With more than 50 non-fiction books and numerous magazine articles to his credit, Allen Wyatt is an internationally recognized author. He is president of Sharon Parq Associates, a computer and publishing services company.
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Please Note: This article is written for users of the following Microsoft Excel versions: 97, 2000, 2002, and 2003. If you are using a later version (Excel 2007 or later), this tip may not work for you. For a version of this tip written specifically for later versions of Excel, click here: Workaround for Multiple Rows of Worksheet Tabs.
At the bottom of Excel's program window you can see tabs that represent the various worksheets in your workbook. (If you don't see the tabs, you need to choose Tools | Options | View tab and make sure the Sheet Tabs check box is selected.) You may wonder if there is a way to have multiple rows of the sheet tabs displayed, for those workbooks that have many worksheets in them.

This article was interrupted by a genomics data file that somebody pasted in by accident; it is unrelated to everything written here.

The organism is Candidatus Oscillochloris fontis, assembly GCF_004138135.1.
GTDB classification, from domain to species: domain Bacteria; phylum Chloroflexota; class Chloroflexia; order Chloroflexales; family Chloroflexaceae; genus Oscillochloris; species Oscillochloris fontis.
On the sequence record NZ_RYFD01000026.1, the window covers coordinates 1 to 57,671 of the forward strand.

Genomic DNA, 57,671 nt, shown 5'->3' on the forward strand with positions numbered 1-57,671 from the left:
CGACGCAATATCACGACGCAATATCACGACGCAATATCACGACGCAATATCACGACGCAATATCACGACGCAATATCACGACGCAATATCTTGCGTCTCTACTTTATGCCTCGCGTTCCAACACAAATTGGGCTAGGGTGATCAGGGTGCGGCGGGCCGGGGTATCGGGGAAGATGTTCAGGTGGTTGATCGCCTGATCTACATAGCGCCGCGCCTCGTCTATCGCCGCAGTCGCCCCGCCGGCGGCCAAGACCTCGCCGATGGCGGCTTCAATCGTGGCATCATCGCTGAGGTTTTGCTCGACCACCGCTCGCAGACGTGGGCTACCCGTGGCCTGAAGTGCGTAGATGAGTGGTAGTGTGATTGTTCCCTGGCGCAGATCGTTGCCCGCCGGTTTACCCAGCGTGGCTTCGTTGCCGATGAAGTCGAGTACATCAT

Unfortunately, Excel provides no intrinsic way to change the number of rows of worksheet tabs displayed; it appears that the limit of a single row is hard-coded into the program. There are a couple of workarounds you can try, however.
If your tabs still won't all fit on the screen, right-click on the navigation controls just to the left of the tabs. You should see a list of sheet names you can select. If there are too many sheet names to display in that way (more than 15), select the More Sheets option, and Excel displays the Activate dialog box, from which you can select a sheet name.
ExcelTips is your source for cost-effective Microsoft Excel training. This tip (3009) applies to Microsoft Excel 97, 2000, 2002, and 2003. You can find a version of this tip for the ribbon interface of Excel (Excel 2007 and later) here: Workaround for Multiple Rows of Worksheet Tabs.
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